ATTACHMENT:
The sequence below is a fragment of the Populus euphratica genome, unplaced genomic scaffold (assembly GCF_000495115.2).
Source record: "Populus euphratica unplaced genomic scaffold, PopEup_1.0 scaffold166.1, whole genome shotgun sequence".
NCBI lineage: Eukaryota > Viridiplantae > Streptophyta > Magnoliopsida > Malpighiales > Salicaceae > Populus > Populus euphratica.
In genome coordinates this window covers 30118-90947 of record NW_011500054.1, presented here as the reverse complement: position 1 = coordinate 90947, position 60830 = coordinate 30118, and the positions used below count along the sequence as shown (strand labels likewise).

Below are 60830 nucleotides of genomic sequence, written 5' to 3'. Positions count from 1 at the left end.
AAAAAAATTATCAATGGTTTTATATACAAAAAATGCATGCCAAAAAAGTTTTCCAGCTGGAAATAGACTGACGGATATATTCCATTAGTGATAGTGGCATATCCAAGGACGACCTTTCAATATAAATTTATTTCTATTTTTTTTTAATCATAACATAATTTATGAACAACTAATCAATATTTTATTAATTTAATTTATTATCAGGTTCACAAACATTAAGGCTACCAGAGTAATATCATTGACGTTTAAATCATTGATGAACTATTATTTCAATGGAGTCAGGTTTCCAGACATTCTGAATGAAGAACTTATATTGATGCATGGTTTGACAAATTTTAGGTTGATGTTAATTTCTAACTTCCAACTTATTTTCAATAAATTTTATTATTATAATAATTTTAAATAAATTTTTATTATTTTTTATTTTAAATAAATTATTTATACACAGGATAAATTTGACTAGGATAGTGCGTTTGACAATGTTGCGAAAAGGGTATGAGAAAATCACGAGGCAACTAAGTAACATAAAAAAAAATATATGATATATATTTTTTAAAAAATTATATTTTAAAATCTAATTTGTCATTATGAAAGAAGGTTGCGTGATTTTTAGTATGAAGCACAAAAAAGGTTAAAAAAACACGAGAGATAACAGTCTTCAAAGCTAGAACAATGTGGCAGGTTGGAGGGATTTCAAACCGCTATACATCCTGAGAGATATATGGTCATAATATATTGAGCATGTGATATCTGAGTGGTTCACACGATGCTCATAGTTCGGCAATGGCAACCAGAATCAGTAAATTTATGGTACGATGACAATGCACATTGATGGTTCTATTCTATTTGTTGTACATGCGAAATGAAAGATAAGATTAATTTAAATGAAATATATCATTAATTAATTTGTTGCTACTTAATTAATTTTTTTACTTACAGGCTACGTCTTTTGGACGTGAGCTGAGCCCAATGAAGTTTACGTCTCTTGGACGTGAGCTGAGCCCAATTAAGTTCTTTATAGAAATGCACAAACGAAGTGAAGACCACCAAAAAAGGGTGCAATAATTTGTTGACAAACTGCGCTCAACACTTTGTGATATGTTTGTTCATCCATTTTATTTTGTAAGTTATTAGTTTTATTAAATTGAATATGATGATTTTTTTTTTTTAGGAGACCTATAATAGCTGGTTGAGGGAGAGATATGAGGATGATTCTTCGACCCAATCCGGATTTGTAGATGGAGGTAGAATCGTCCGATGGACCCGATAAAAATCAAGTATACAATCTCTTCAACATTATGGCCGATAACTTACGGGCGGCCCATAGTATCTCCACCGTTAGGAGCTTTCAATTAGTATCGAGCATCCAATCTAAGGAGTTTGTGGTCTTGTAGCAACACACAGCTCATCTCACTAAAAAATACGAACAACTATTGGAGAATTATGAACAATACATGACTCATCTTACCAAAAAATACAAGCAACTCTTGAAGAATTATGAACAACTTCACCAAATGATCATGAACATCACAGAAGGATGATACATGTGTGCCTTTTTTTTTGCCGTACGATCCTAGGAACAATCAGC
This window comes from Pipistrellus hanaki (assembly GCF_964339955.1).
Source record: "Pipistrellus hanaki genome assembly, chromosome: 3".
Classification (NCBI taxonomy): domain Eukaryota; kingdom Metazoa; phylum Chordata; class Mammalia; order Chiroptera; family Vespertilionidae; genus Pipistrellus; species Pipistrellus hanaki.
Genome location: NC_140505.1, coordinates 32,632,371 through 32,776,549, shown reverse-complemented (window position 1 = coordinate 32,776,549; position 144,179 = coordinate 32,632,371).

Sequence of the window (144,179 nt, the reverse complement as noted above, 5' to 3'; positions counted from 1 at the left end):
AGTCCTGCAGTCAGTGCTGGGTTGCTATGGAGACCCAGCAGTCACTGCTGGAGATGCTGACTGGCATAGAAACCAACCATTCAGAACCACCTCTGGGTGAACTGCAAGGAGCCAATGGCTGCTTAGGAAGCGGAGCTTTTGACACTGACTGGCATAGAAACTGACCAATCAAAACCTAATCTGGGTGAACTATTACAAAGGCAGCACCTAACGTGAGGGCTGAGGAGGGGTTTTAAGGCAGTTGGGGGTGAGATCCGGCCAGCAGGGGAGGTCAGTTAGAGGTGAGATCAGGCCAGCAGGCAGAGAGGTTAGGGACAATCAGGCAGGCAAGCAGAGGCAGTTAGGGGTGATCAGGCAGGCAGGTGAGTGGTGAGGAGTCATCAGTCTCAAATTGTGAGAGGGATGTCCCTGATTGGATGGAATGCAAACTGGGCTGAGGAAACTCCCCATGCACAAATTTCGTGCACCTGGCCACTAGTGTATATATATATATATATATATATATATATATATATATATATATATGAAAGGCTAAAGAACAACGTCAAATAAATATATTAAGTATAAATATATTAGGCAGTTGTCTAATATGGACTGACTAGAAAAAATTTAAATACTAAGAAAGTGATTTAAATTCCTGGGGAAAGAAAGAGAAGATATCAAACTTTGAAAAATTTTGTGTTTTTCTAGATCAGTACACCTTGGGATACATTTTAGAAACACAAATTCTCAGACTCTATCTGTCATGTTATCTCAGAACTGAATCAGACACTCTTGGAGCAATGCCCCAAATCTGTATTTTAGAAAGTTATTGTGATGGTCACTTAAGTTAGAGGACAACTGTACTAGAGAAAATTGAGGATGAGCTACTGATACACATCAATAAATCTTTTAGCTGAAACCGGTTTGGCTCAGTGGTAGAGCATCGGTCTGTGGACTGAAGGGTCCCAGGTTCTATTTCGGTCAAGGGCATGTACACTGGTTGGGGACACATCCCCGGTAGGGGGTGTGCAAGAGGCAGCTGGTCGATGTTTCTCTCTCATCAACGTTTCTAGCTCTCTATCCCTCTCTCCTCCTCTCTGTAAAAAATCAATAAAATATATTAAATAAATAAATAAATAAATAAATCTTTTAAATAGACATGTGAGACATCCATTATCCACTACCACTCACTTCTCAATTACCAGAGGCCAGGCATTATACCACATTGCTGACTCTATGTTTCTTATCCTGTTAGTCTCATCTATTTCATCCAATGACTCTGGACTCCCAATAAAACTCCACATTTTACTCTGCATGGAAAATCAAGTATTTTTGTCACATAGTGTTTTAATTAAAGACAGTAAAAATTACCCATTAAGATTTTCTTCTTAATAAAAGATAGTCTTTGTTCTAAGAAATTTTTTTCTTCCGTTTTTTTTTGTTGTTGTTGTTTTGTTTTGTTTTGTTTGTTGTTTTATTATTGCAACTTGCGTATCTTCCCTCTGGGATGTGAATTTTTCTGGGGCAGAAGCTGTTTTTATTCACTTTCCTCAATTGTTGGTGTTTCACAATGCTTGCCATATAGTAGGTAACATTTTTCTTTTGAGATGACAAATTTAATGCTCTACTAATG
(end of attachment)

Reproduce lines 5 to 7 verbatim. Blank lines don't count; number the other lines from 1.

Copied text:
Below are 60830 nucleotides of genomic sequence, written 5' to 3'. Positions count from 1 at the left end.
AAAAAAATTATCAATGGTTTTATATACAAAAAATGCATGCCAAAAAAGTTTTCCAGCTGGAAATAGACTGACGGATATATTCCATTAGTGATAGTGGCATATCCAAGGACGACCTTTCAATATAAATTTATTTCTATTTTTTTTTAATCATAACATAATTTATGAACAACTAATCAATATTTTATTAATTTAATTTATTATCAGGTTCACAAACATTAAGGCTACCAGAGTAATATCATTGACGTTTAAATCATTGATGAACTATTATTTCAATGGAGTCAGGTTTCCAGACATTCTGAATGAAGAACTTATATTGATGCATGGTTTGACAAATTTTAGGTTGATGTTAATTTCTAACTTCCAACTTATTTTCAATAAATTTTATTATTATAATAATTTTAAATAAATTTTTATTATTTTTTATTTTAAATAAATTATTTATACACAGGATAAATTTGACTAGGATAGTGCGTTTGACAATGTTGCGAAAAGGGTATGAGAAAATCACGAGGCAACTAAGTAACATAAAAAAAAATATATGATATATATTTTTTAAAAAATTATATTTTAAAATCTAATTTGTCATTATGAAAGAAGGTTGCGTGATTTTTAGTATGAAGCACAAAAAAGGTTAAAAAAACACGAGAGATAACAGTCTTCAAAGCTAGAACAATGTGGCAGGTTGGAGGGATTTCAAACCGCTATACATCCTGAGAGATATATGGTCATAATATATTGAGCATGTGATATCTGAGTGGTTCACACGATGCTCATAGTTCGGCAATGGCAACCAGAATCAGTAAATTTATGGTACGATGACAATGCACATTGATGGTTCTATTCTATTTGTTGTACATGCGAAATGAAAGATAAGATTAATTTAAATGAAATATATCATTAATTAATTTGTTGCTACTTAATTAATTTTTTTACTTACAGGCTACGTCTTTTGGACGTGAGCTGAGCCCAATGAAGTTTACGTCTCTTGGACGTGAGCTGAGCCCAATTAAGTTCTTTATAGAAATGCACAAACGAAGTGAAGACCACCAAAAAAGGGTGCAATAATTTGTTGACAAACTGCGCTCAACACTTTGTGATATGTTTGTTCATCCATTTTATTTTGTAAGTTATTAGTTTTATTAAATTGAATATGATGATTTTTTTTTTTTAGGAGACCTATAATAGCTGGTTGAGGGAGAGATATGAGGATGATTCTTCGACCCAATCCGGATTTGTAGATGGAGGTAGAATCGTCCGATGGACCCGATAAAAATCAAGTATACAATCTCTTCAACATTATGGCCGATAACTTACGGGCGGCCCATAGTATCTCCACCGTTAGGAGCTTTCAATTAGTATCGAGCATCCAATCTAAGGAGTTTGTGGTCTTGTAGCAACACACAGCTCATCTCACTAAAAAATACGAACAACTATTGGAGAATTATGAACAATACATGACTCATCTTACCAAAAAATACAAGCAACTCTTGAAGAATTATGAACAACTTCACCAAATGATCATGAACATCACAGAAGGATGATACATGTGTGCCTTTTTTTTTGCCGTACGATCCTAGGAACAATCAGC
This window comes from Pipistrellus hanaki (assembly GCF_964339955.1).